A quick guide to India GST rates in 2017

The Goods and Services Tax (GST) has been one of the key things that has caught the attention of the market given its implications on earnings of companies. The government has kept a large number of items under 18% tax slab. The government categorised 1211 items under various tax slabs. Here is a low-down on the tax slab these items would attract:

Here is the complete updated list:

Gold and rough diamonds do not fall under the current rate slab ambit and will be taxed at 3% and 0.25% respectively.

No tax(0%) 

Goods
No tax will be imposed on items like Jute, fresh meat, fish chicken, eggs, milk, butter milk, curd, natural honey, fresh fruits and vegetables, flour, besan, bread, prasad, salt, bindi. Sindoor, stamps, judicial papers, printed books, newspapers, bangles, handloom, and horn cores, bone grist, bone meal, etc.; hoof meal, horn meal, Cereal grains hulled, Palmyra jaggery, Salt – all types, Kajal, Children’s’ picture, drawing or colouring books, Human hair

Image result for gst tax rates in india 2017

Services
Hotels and lodges with tariff below Rs 1,000, Grandfathering service has been exempted under GST. Rough precious and semi-precious stones will attract GST rate of 0.25 per cent.

5%
Goods
Items such as fish fillet, Apparel below Rs 1000, packaged food items, footwear below Rs 500, cream, skimmed milk powder, branded paneer, frozen vegetables, coffee, tea, spices, pizza bread, rusk, sabudana, kerosene, coal, medicines, stent, lifeboats, Cashew nut, Cashew nut in shell, Raisin, Ice and snow, Bio gas, Insulin, Agarbatti, Kites, Postage or revenue stamps, stamp-post marks, first-day coversServices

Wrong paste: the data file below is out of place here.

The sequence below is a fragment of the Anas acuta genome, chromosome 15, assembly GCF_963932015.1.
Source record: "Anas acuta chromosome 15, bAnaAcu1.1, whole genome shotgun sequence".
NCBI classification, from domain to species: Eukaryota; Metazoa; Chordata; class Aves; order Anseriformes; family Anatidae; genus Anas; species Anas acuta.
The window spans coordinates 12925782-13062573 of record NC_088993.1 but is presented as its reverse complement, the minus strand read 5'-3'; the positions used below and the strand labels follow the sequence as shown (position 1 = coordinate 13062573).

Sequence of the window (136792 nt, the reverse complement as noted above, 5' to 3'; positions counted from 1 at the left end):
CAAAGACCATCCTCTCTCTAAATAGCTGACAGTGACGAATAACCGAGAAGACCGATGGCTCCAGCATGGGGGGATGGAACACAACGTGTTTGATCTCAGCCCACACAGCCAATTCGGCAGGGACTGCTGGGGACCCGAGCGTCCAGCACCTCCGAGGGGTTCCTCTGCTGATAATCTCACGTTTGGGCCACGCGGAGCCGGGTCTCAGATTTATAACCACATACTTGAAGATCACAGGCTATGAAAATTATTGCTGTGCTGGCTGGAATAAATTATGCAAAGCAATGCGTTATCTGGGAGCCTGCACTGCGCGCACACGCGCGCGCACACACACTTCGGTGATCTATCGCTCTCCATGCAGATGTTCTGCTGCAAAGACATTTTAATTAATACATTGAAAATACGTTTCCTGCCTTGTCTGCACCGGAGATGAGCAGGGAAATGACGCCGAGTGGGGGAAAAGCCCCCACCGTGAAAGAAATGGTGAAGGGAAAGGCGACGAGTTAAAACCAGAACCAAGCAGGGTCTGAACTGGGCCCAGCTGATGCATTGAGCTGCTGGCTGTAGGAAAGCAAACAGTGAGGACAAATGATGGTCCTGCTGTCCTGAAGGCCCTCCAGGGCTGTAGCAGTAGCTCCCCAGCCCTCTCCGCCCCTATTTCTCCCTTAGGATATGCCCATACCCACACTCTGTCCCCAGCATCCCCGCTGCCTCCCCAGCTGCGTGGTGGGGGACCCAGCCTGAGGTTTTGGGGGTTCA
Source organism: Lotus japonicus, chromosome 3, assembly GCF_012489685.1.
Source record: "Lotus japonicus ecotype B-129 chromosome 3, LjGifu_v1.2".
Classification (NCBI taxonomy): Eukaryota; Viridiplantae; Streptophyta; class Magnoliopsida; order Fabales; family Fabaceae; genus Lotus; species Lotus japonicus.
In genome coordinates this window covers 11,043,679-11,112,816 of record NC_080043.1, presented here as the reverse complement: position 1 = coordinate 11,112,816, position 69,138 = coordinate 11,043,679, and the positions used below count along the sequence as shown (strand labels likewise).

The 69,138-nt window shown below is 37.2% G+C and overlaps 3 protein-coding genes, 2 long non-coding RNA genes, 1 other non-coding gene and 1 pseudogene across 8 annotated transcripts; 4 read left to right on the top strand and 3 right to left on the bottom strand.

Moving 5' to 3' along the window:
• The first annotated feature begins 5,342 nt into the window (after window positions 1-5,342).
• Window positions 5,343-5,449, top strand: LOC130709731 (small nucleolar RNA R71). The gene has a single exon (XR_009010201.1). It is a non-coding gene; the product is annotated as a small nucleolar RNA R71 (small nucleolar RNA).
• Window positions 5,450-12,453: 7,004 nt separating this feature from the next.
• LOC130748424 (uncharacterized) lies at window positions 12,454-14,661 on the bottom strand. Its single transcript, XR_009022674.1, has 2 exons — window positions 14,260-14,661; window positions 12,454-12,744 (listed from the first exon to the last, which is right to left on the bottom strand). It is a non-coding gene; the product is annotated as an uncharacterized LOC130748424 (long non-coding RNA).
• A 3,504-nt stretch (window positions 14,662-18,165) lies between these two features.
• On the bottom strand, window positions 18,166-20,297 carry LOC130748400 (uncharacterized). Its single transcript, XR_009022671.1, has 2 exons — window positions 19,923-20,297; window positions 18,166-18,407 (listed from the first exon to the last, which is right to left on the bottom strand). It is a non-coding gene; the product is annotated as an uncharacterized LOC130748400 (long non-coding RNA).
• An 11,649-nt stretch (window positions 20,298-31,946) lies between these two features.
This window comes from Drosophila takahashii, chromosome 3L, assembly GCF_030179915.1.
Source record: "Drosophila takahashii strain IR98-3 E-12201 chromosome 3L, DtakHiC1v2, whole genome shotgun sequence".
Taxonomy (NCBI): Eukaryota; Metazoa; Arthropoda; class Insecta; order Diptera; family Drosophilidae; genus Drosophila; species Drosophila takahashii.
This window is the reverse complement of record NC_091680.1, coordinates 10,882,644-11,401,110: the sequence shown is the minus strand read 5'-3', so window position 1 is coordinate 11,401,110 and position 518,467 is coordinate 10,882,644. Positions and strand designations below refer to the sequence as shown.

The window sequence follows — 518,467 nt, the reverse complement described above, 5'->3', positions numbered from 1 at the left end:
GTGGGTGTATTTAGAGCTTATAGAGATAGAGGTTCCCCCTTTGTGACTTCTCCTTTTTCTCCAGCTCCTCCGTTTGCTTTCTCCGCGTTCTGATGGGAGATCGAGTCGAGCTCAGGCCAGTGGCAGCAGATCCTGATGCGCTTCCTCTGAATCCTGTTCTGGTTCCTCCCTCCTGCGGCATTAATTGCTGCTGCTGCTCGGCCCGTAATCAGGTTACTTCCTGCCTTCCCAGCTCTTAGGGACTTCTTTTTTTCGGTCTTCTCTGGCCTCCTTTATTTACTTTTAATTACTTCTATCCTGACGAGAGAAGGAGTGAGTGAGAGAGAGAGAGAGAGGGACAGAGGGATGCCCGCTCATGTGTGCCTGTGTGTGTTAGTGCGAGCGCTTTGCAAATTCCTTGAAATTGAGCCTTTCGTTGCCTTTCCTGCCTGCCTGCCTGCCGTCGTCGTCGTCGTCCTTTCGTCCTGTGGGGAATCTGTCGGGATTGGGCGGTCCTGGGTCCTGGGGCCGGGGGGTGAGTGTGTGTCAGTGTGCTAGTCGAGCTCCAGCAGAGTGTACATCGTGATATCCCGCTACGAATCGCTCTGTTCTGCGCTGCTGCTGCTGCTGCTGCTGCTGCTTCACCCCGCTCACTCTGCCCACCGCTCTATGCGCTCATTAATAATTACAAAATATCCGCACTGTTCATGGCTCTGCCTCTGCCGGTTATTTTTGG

Transport services (Railways, air transport), small restraurants will be under the 5% category because their main input is petroleum, which is outside GST ambit.

12%
Goods
Apparel above Rs 1000, frozen meat products , butter, cheese, ghee, dry fruits in packaged form, animal fat, sausage, fruit juices, Bhutia, namkeen, Ayurvedic medicines, tooth powder, agarbatti, colouring books, picture books, umbrella, sewing machine, cellphones, Ketchup & Sauces, All diagnostic kits and reagents, Exercise books and note books, Spoons, forks, ladles, skimmers, cake servers, fish knives, tongs, Spectacles, corrective, Playing cards, chess board, carom board and other board games, like ludo,

Services
State-run lotteries, Non-AC hotels, business class air ticket, fertilisers, Work Contracts will fall under 12 per cent GST tax slab

18%
Goods
Most items are under this tax slab which include footwear costing more than Rs 500, Trademarks, goodwill, software, Bidi Patta, Biscuits (All catogories), flavoured refined sugar, pasta, cornflakes, pastries and cakes, preserved vegetables, jams, sauces, soups, ice cream, instant food mixes, mineral water, tissues, envelopes, tampons, note books, steel products, printed circuits, camera, speakers and monitors, Kajal pencil sticks, Headgear and parts thereof, Aluminium foil, Weighing Machinery [other than electric or electronic weighing machinery], Printers [other than multifunction printers], Electrical Transformer, CCTV, Optical Fiber, Bamboo furniture, Swimming pools and padding pools, Curry paste; mayonnaise and salad dressings; mixed condiments and mixed seasonings.
Services
AC hotels that serve liquor, telecom services, IT services, branded garments and financial services will attract 18 per cent tax under GST, Room tariffs between Rs 2,500 and Rs 7,500, Restaurants inside five-star hotels28%
Goods
Bidis, chewing gum, molasses, chocolate not containing cocoa, waffles and wafers coated with choclate, pan masala, aerated water, paint, deodorants, shaving creams, after shave, hair shampoo, dye, sunscreen, wallpaper, ceramic tiles, water heater, dishwasher, weighing machine, washing machine, ATM, vending machines, vacuum cleaner, shavers, hair clippers, automobiles, motorcycles, aircraft for personal use, will attract 28 % tax – the highest under GST system.

Services
Private-run lotteries authorised by the states, hotels with room tariffs above Rs 7,500, 5-star hotels, race club betting, cinema will attract tax 28 per cent tax slab under GST